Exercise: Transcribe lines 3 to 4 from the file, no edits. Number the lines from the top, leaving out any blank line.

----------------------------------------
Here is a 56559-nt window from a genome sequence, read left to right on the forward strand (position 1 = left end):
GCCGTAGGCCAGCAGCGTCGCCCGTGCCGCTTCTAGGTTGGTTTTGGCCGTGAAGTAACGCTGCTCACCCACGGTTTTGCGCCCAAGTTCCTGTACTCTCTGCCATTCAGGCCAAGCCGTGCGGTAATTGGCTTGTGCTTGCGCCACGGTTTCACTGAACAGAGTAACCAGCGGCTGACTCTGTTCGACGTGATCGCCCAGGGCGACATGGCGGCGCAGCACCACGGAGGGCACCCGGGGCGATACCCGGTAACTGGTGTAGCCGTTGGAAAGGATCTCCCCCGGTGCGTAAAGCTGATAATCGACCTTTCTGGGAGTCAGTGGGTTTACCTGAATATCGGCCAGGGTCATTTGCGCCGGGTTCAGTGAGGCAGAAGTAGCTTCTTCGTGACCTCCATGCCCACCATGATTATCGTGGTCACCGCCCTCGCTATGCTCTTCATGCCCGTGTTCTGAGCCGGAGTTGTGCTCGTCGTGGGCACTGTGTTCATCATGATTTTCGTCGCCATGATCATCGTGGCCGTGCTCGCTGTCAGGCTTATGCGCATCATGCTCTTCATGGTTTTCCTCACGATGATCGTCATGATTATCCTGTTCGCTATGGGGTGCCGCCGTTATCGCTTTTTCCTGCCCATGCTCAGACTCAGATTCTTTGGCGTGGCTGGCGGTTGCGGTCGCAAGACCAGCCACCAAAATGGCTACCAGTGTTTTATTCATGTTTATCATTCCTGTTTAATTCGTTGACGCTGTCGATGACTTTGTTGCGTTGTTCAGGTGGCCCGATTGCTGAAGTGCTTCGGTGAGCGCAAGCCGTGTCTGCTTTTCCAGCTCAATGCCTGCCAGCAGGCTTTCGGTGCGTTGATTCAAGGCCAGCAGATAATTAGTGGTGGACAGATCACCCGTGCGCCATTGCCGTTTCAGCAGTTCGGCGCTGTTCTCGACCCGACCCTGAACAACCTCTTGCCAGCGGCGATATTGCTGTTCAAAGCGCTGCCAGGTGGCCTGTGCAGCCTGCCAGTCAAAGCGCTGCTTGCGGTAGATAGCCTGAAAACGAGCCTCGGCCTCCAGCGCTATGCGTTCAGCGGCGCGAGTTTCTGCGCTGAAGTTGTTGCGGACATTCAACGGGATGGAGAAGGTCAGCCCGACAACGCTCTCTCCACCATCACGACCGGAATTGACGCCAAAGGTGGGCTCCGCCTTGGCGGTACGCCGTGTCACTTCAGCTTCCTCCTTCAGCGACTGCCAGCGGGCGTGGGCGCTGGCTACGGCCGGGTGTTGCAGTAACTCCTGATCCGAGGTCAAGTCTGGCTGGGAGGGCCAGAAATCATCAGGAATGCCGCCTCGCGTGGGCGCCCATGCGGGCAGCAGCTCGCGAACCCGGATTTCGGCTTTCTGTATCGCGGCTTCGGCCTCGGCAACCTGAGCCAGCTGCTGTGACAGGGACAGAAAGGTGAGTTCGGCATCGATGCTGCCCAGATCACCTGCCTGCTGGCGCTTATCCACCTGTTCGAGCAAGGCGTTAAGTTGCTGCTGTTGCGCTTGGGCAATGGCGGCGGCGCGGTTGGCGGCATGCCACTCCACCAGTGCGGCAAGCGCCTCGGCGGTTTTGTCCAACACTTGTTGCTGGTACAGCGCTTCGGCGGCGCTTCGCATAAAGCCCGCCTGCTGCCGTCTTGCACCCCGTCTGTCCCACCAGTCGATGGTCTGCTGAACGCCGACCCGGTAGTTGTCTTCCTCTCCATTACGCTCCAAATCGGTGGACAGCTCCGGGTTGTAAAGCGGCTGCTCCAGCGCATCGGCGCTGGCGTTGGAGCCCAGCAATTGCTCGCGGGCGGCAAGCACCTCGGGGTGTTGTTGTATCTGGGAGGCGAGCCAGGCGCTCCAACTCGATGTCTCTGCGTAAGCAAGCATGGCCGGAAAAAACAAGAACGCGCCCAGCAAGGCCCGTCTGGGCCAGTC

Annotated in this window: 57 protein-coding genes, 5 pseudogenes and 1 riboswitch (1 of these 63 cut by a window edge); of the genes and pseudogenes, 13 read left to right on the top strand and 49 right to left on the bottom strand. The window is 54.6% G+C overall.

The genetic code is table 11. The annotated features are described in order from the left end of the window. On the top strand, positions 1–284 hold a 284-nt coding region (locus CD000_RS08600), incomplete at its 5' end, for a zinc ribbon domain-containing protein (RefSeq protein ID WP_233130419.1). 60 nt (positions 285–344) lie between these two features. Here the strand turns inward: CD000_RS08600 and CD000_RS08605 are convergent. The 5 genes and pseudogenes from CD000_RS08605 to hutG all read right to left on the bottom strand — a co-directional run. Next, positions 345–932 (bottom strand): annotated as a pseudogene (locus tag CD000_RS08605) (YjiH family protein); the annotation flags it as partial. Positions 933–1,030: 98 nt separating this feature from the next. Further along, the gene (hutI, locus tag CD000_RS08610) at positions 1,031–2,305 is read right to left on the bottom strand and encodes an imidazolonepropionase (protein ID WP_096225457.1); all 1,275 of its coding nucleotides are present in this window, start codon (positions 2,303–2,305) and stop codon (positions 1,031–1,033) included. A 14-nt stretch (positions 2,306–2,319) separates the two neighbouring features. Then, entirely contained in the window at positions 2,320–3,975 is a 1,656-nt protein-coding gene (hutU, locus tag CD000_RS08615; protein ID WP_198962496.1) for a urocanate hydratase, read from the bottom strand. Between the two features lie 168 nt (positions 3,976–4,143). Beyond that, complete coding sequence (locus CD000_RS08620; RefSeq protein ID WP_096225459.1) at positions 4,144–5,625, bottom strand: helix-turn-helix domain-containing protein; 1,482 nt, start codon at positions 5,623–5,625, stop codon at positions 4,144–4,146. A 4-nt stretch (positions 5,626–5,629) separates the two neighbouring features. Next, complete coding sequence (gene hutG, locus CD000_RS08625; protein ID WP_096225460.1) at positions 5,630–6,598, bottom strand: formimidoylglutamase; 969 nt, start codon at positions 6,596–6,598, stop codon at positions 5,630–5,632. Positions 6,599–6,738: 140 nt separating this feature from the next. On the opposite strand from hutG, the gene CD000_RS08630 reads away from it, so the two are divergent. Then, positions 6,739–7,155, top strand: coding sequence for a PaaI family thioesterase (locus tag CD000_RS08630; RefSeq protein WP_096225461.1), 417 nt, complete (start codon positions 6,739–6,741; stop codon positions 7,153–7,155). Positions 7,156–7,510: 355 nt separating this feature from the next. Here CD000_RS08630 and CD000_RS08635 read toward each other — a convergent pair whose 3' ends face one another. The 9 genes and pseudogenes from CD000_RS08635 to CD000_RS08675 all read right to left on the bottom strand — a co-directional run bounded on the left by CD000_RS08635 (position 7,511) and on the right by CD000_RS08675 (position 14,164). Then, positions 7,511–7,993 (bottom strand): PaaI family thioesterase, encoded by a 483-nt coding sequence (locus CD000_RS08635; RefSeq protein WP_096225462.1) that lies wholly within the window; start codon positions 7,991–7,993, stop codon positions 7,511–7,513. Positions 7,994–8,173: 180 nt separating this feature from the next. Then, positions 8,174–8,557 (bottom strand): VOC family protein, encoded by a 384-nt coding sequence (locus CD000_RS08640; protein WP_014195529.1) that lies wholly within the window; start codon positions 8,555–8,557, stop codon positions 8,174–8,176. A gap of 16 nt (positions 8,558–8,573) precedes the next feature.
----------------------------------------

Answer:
Annotated in this window: 57 protein-coding genes, 5 pseudogenes and 1 riboswitch (1 of these 63 cut by a window edge); of the genes and pseudogenes, 13 read left to right on the top strand and 49 right to left on the bottom strand. The window is 54.6% G+C overall.

The genetic code is table 11. The annotated features are described in order from the left end of the window. On the top strand, positions 1–284 hold a 284-nt coding region (locus CD000_RS08600), incomplete at its 5' end, for a zinc ribbon domain-containing protein (RefSeq protein ID WP_233130419.1). 60 nt (positions 285–344) lie between these two features. Here the strand turns inward: CD000_RS08600 and CD000_RS08605 are convergent. The 5 genes and pseudogenes from CD000_RS08605 to hutG all read right to left on the bottom strand — a co-directional run. Next, positions 345–932 (bottom strand): annotated as a pseudogene (locus tag CD000_RS08605) (YjiH family protein); the annotation flags it as partial. Positions 933–1,030: 98 nt separating this feature from the next. Further along, the gene (hutI, locus tag CD000_RS08610) at positions 1,031–2,305 is read right to left on the bottom strand and encodes an imidazolonepropionase (protein ID WP_096225457.1); all 1,275 of its coding nucleotides are present in this window, start codon (positions 2,303–2,305) and stop codon (positions 1,031–1,033) included. A 14-nt stretch (positions 2,306–2,319) separates the two neighbouring features. Then, entirely contained in the window at positions 2,320–3,975 is a 1,656-nt protein-coding gene (hutU, locus tag CD000_RS08615; protein ID WP_198962496.1) for a urocanate hydratase, read from the bottom strand. Between the two features lie 168 nt (positions 3,976–4,143). Beyond that, complete coding sequence (locus CD000_RS08620; RefSeq protein ID WP_096225459.1) at positions 4,144–5,625, bottom strand: helix-turn-helix domain-containing protein; 1,482 nt, start codon at positions 5,623–5,625, stop codon at positions 4,144–4,146. A 4-nt stretch (positions 5,626–5,629) separates the two neighbouring features. Next, complete coding sequence (gene hutG, locus CD000_RS08625; protein ID WP_096225460.1) at positions 5,630–6,598, bottom strand: formimidoylglutamase; 969 nt, start codon at positions 6,596–6,598, stop codon at positions 5,630–5,632. Positions 6,599–6,738: 140 nt separating this feature from the next. On the opposite strand from hutG, the gene CD000_RS08630 reads away from it, so the two are divergent. Then, positions 6,739–7,155, top strand: coding sequence for a PaaI family thioesterase (locus tag CD000_RS08630; RefSeq protein WP_096225461.1), 417 nt, complete (start codon positions 6,739–6,741; stop codon positions 7,153–7,155). Positions 7,156–7,510: 355 nt separating this feature from the next. Here CD000_RS08630 and CD000_RS08635 read toward each other — a convergent pair whose 3' ends face one another. The 9 genes and pseudogenes from CD000_RS08635 to CD000_RS08675 all read right to left on the bottom strand — a co-directional run bounded on the left by CD000_RS08635 (position 7,511) and on the right by CD000_RS08675 (position 14,164). Then, positions 7,511–7,993 (bottom strand): PaaI family thioesterase, encoded by a 483-nt coding sequence (locus CD000_RS08635; RefSeq protein WP_096225462.1) that lies wholly within the window; start codon positions 7,991–7,993, stop codon positions 7,511–7,513. Positions 7,994–8,173: 180 nt separating this feature from the next. Then, positions 8,174–8,557 (bottom strand): VOC family protein, encoded by a 384-nt coding sequence (locus CD000_RS08640; protein WP_014195529.1) that lies wholly within the window; start codon positions 8,555–8,557, stop codon positions 8,174–8,176. A gap of 16 nt (positions 8,558–8,573) precedes the next feature.